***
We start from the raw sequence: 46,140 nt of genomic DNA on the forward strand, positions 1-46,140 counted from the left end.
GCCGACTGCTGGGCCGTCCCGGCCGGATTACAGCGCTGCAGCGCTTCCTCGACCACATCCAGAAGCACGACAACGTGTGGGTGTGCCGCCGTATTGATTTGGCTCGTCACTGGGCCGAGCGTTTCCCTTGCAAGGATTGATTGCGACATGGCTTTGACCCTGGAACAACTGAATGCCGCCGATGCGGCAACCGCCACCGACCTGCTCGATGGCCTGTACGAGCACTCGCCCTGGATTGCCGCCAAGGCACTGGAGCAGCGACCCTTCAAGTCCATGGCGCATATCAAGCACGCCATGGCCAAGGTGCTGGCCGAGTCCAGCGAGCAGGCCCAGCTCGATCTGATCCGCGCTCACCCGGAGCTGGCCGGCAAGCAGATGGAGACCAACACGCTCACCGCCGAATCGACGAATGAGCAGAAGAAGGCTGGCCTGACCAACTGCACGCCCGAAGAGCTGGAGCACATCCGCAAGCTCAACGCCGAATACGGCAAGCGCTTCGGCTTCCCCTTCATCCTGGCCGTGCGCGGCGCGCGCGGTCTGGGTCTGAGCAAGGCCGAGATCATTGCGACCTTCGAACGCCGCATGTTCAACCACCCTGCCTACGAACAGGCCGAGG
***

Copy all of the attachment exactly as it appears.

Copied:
We start from the raw sequence: 46,140 nt of genomic DNA on the forward strand, positions 1-46,140 counted from the left end.
GCCGACTGCTGGGCCGTCCCGGCCGGATTACAGCGCTGCAGCGCTTCCTCGACCACATCCAGAAGCACGACAACGTGTGGGTGTGCCGCCGTATTGATTTGGCTCGTCACTGGGCCGAGCGTTTCCCTTGCAAGGATTGATTGCGACATGGCTTTGACCCTGGAACAACTGAATGCCGCCGATGCGGCAACCGCCACCGACCTGCTCGATGGCCTGTACGAGCACTCGCCCTGGATTGCCGCCAAGGCACTGGAGCAGCGACCCTTCAAGTCCATGGCGCATATCAAGCACGCCATGGCCAAGGTGCTGGCCGAGTCCAGCGAGCAGGCCCAGCTCGATCTGATCCGCGCTCACCCGGAGCTGGCCGGCAAGCAGATGGAGACCAACACGCTCACCGCCGAATCGACGAATGAGCAGAAGAAGGCTGGCCTGACCAACTGCACGCCCGAAGAGCTGGAGCACATCCGCAAGCTCAACGCCGAATACGGCAAGCGCTTCGGCTTCCCCTTCATCCTGGCCGTGCGCGGCGCGCGCGGTCTGGGTCTGAGCAAGGCCGAGATCATTGCGACCTTCGAACGCCGCATGTTCAACCACCCTGCCTACGAACAGGCCGAGG